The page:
Gavin Heath was a competition surfer making his way from his native South Africa to Hawaii — and planning to end up in Australia — when he landed in Laguna Beach and found work in the surf clothing industry.
It was the mid-1980s. Heath had always concentrated on sports and never thought of himself as an artist, but when he was exposed to the art of glassblowing, something clicked.
Glass is a liquid — a slow-moving liquid — and maybe that's what drew the surfer to the medium, which requires skill, strength and scientific knowledge to master.
Growing serious about the field, he studied at various schools, including Pilchuck Glass School in Seattle and at Cal State Fullerton's glass-blowing program. He worked for a time for noted Laguna glassblower John Barber, all the while creating his own designs and selling them. His work began appearing in prestigious shows.
By 1991, he had purchased a property on Laguna Canyon Road next to Barber's studio, making what he calls Tribal Dolls, inspired by folk art from his native land.
The dolls, which can be as tall as six feet, have a raw, primitive quality that he says evokes the spirit of the South Africans who were displaced from their homeland under apartheid, in which native people were officially barred from the white-dominated society.
"That [apartheid] was what drove me away from South Africa," he said. "They took everything away from the tribal people, and these dolls show the spirit of the people."
As soon as he started making the colorful dolls, his career was set.
"The African dolls took off," he said. "Neiman Marcus bought 50. Twenty years later, I'm still making them."
He says his secret is to remain playful.
"I use clashing colors, zig-zags, spirals. If I try too hard, I'll blow it." (Pun not intended.)
He also makes life-sized African animals, giraffes, gazelles, zebras and masks, formed in glass using a pair of furnaces that he made himself. The glass is created by melting huge bags of silica sand at temperatures higher than 2,000 degrees.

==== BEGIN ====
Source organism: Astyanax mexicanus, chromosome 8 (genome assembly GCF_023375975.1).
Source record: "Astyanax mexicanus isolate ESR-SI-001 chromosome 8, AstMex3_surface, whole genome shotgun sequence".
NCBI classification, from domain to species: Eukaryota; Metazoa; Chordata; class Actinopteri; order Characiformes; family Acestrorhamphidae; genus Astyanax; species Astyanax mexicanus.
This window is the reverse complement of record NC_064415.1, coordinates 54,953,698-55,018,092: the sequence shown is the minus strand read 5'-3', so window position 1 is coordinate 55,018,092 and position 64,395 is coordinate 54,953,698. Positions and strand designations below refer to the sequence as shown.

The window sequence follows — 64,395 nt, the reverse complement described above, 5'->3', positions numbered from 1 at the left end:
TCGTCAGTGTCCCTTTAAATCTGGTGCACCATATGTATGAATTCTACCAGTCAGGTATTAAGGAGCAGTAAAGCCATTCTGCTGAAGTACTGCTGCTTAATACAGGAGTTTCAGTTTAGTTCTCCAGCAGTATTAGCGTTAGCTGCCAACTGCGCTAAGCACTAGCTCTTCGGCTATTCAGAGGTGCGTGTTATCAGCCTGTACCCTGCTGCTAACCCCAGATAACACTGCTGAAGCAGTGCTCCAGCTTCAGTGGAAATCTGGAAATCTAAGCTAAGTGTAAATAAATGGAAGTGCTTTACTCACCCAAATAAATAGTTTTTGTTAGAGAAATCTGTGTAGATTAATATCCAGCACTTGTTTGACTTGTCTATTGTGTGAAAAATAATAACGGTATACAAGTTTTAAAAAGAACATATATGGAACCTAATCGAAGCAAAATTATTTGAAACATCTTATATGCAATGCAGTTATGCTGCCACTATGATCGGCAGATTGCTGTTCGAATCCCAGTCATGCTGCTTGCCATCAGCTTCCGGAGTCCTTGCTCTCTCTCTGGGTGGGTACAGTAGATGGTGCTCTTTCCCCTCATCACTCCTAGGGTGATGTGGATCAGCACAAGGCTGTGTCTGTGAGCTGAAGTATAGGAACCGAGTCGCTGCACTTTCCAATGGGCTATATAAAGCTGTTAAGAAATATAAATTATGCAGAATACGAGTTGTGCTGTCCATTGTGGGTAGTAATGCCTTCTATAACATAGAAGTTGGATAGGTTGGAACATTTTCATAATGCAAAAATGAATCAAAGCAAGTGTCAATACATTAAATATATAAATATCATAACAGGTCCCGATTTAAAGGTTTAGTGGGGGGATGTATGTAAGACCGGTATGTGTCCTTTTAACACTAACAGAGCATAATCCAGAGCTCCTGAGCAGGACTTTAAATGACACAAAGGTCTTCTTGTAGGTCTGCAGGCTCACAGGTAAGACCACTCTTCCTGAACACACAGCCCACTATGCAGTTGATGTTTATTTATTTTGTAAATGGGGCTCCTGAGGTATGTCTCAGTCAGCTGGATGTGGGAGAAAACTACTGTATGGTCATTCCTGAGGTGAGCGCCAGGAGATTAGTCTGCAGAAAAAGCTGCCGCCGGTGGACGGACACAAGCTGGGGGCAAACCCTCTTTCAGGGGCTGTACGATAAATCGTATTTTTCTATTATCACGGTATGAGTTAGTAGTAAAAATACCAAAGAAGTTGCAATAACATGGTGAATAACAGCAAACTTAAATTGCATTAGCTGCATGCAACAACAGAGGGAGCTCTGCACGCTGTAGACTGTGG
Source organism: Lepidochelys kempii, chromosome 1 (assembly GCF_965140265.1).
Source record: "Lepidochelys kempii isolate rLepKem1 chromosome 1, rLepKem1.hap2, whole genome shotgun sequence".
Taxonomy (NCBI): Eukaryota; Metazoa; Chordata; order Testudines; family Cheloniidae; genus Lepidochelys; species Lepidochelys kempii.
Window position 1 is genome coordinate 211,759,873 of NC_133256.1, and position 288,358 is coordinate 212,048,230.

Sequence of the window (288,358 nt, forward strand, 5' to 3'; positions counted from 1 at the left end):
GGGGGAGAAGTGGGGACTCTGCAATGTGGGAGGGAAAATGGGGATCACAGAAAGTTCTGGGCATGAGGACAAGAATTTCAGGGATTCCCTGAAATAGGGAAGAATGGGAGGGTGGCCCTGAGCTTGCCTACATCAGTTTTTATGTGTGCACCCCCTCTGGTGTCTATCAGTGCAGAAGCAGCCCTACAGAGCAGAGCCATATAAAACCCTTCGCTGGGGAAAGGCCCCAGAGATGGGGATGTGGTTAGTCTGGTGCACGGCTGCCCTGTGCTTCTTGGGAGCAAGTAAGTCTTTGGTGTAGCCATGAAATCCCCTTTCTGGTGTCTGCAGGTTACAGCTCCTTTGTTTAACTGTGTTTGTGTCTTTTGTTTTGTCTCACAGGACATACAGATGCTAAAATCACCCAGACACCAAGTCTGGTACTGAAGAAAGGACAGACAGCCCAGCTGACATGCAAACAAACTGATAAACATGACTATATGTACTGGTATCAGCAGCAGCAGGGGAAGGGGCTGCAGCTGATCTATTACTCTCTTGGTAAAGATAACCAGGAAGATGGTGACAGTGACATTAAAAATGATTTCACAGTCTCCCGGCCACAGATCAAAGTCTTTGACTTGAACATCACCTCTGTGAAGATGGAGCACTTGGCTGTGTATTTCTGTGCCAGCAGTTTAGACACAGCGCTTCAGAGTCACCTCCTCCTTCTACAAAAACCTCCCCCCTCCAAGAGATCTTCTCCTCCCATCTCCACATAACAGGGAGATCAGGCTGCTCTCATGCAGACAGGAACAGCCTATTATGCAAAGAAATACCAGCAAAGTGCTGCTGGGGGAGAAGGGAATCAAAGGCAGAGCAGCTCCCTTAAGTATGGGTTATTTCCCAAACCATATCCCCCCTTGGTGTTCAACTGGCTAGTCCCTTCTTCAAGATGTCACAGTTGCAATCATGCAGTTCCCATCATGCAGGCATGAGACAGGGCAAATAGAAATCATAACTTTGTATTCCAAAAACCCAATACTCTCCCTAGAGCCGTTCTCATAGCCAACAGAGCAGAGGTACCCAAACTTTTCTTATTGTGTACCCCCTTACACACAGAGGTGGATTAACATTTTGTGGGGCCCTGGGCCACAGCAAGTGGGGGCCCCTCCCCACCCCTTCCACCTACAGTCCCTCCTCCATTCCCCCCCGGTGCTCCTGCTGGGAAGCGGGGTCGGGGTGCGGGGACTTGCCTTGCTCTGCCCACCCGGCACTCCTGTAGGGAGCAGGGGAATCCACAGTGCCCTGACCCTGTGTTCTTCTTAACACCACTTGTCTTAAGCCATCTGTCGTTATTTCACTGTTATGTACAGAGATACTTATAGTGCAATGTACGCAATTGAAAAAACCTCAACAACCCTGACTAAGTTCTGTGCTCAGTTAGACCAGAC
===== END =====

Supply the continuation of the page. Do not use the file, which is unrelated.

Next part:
It is an intensive process of picking up the glass from the red-hot furnace on a steel rod, cooling it enough to be malleable, then gently blowing through a hole in the rod to form a bubble. The glass can be twisted, pulled, and formed into any shape imaginable.
He also creates custom work on commission. For his hero, Nelson Mandela, he made an ocean-inspired piece called "Tsunami." Actor Johnny Depp asked him to make a replica of the Statue of Liberty flame for his home. Candy Spelling, wife of the late TV producer Aaron Spelling, has also purchased his work.
One of his favorite early jobs, obtained through the American Craft Council, was to make glass ornaments for the Clintons' White House Christmas tree.
He has just had his first success in the field of public art: He and metal artist Larry Gill collaborated on a bench to be placed at South Coast Highway and Mountain Street. The bench, "Streamline," was approved by the Laguna Beach Arts Commission and now faces scrutiny by the Design Review Board and City Council.
"There's money out there for architectural stuff," he said. "I've made sinks for bathrooms and chandeliers."
Heath says his work used to be represented in 35 galleries around the country, but many galleries have gone under in the sour economy, and besides, he finds that people are now more interested in buying directly from the source — the artist.
"They want to come to the studio and see how the work is made," he said. "Then they buy."
So Heath, along with 23 other Laguna Beach artists, is opening his studio to the public from 11 a.m. to 4 p.m. Saturday. In addition to glass-blowers, there are fused glass artists, painters, print-makers, ceramicists, and sculptors. Some will demonstrate their work, others will hold hands-on workshops for participants. And their artwork will be for sale.
Heath has been an exhibitor at the Festival of Arts and the Sawdust Festival for 20 years, and has served on the Sawdust board for three years. He helped found the popular Sawdust Studio Classes, year-round arts and crafts classes taught by Sawdust artists, including himself.
Next, he says he'd like to return to South African to teach the art of glass-blowing to those who inspired his career.
To find out more about Heath and his work, or to sign up for a class, visit http://www.artglass.tv.
If You Go
What: Artist Open Studios
When: 11 a.m. to 4 p.m. Saturday; then the first Saturday of the month through March 3
Where: Free trolley service from ACT V parking lot, 1900 Laguna Canyon Road
Information: Email firstname.lastname@example.org or call (949) 497-0722.